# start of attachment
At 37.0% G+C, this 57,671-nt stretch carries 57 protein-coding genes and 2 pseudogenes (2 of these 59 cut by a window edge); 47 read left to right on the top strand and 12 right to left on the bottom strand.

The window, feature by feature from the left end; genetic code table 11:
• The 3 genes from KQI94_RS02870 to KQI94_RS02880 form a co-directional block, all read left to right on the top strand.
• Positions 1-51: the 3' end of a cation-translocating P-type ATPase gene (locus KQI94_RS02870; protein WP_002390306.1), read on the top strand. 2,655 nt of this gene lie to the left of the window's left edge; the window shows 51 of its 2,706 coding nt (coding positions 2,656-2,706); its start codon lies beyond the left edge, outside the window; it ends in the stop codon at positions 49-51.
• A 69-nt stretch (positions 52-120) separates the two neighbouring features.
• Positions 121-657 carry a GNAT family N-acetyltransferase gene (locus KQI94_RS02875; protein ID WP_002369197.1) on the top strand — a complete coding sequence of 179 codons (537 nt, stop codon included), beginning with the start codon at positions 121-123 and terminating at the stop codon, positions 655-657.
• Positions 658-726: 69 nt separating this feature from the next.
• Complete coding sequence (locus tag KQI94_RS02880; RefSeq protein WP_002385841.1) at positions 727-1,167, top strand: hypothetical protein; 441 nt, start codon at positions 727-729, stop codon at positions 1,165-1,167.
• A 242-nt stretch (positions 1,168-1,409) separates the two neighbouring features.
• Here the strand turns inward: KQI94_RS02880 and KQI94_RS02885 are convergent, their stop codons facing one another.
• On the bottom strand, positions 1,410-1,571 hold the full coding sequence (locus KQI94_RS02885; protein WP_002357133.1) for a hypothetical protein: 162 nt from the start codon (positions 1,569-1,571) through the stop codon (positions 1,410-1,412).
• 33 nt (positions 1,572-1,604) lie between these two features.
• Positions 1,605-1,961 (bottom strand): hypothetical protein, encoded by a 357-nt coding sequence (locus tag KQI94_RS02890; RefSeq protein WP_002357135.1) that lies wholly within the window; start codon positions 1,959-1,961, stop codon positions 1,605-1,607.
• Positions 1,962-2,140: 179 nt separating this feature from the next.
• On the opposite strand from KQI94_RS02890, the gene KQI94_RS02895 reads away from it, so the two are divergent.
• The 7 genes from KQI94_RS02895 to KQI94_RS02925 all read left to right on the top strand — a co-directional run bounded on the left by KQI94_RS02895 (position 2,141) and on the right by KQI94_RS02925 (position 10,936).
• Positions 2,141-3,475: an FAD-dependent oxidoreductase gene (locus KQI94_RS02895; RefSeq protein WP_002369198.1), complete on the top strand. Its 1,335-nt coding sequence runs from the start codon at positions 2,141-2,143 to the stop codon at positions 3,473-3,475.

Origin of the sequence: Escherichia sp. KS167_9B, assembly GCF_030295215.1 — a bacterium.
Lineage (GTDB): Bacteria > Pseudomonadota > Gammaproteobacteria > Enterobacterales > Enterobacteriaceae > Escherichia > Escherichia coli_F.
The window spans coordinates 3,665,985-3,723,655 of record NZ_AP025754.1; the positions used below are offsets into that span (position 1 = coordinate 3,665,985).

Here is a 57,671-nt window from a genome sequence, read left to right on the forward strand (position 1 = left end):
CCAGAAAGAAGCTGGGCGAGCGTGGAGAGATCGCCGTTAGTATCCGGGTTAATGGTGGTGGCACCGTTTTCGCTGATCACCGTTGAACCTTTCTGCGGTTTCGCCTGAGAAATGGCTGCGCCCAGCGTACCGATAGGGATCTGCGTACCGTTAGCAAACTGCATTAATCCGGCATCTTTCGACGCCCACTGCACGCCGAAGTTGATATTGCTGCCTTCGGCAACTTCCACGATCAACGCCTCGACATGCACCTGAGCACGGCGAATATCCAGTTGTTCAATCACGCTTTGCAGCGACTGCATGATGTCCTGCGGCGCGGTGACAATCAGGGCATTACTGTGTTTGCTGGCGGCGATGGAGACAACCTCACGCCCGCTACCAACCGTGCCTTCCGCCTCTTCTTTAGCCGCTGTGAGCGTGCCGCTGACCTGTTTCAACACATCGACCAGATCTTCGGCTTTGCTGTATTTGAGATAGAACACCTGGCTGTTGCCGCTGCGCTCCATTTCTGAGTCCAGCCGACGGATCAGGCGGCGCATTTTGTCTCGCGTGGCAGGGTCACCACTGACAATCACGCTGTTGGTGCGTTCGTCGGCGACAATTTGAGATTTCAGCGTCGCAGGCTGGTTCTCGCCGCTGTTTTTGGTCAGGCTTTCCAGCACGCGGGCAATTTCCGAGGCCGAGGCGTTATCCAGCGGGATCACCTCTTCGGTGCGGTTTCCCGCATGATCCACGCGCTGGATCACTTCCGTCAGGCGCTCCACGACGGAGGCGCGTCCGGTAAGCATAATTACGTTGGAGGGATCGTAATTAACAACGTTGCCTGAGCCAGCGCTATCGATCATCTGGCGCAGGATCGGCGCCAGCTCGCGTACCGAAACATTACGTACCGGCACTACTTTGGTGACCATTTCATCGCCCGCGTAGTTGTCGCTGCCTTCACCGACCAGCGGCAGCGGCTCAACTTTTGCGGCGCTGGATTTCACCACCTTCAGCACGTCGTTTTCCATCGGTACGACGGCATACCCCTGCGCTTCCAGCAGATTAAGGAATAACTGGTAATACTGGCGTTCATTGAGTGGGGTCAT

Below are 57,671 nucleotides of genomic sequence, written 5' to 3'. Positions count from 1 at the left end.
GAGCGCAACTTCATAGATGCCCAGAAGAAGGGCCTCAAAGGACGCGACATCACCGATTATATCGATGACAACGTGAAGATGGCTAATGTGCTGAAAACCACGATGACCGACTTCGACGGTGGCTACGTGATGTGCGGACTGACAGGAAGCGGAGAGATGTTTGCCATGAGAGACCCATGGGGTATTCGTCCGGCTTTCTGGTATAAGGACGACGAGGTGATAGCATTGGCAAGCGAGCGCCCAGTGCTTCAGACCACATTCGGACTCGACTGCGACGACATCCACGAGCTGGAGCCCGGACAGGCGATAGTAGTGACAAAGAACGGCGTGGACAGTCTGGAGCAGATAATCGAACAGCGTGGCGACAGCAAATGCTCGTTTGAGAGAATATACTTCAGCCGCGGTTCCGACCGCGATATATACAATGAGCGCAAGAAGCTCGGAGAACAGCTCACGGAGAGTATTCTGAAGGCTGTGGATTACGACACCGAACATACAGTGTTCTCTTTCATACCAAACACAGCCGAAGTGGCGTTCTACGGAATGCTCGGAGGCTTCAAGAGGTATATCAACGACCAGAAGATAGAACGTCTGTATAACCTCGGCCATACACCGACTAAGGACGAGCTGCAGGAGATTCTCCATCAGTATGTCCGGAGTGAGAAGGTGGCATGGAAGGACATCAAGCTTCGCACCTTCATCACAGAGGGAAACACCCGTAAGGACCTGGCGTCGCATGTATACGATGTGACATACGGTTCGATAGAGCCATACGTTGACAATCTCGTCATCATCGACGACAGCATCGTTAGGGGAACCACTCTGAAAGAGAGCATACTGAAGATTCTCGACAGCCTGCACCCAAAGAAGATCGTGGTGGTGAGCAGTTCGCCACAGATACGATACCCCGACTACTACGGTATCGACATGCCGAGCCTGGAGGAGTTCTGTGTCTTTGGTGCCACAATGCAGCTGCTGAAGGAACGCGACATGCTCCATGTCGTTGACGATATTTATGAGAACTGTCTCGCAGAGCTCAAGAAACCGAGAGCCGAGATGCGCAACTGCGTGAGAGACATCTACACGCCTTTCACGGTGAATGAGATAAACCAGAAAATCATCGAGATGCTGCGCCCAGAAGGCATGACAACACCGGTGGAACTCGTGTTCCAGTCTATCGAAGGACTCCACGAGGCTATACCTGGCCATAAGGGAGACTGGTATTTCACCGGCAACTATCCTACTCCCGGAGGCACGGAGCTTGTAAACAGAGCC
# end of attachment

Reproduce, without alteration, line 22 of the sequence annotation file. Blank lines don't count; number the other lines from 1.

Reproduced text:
CCAGAAAGAAGCTGGGCGAGCGTGGAGAGATCGCCGTTAGTATCCGGGTTAATGGTGGTGGCACCGTTTTCGCTGATCACCGTTGAACCTTTCTGCGGTTTCGCCTGAGAAATGGCTGCGCCCAGCGTACCGATAGGGATCTGCGTACCGTTAGCAAACTGCATTAATCCGGCATCTTTCGACGCCCACTGCACGCCGAAGTTGATATTGCTGCCTTCGGCAACTTCCACGATCAACGCCTCGACATGCACCTGAGCACGGCGAATATCCAGTTGTTCAATCACGCTTTGCAGCGACTGCATGATGTCCTGCGGCGCGGTGACAATCAGGGCATTACTGTGTTTGCTGGCGGCGATGGAGACAACCTCACGCCCGCTACCAACCGTGCCTTCCGCCTCTTCTTTAGCCGCTGTGAGCGTGCCGCTGACCTGTTTCAACACATCGACCAGATCTTCGGCTTTGCTGTATTTGAGATAGAACACCTGGCTGTTGCCGCTGCGCTCCATTTCTGAGTCCAGCCGACGGATCAGGCGGCGCATTTTGTCTCGCGTGGCAGGGTCACCACTGACAATCACGCTGTTGGTGCGTTCGTCGGCGACAATTTGAGATTTCAGCGTCGCAGGCTGGTTCTCGCCGCTGTTTTTGGTCAGGCTTTCCAGCACGCGGGCAATTTCCGAGGCCGAGGCGTTATCCAGCGGGATCACCTCTTCGGTGCGGTTTCCCGCATGATCCACGCGCTGGATCACTTCCGTCAGGCGCTCCACGACGGAGGCGCGTCCGGTAAGCATAATTACGTTGGAGGGATCGTAATTAACAACGTTGCCTGAGCCAGCGCTATCGATCATCTGGCGCAGGATCGGCGCCAGCTCGCGTACCGAAACATTACGTACCGGCACTACTTTGGTGACCATTTCATCGCCCGCGTAGTTGTCGCTGCCTTCACCGACCAGCGGCAGCGGCTCAACTTTTGCGGCGCTGGATTTCACCACCTTCAGCACGTCGTTTTCCATCGGTACGACGGCATACCCCTGCGCTTCCAGCAGATTAAGGAATAACTGGTAATACTGGCGTTCATTGAGTGGGGTCAT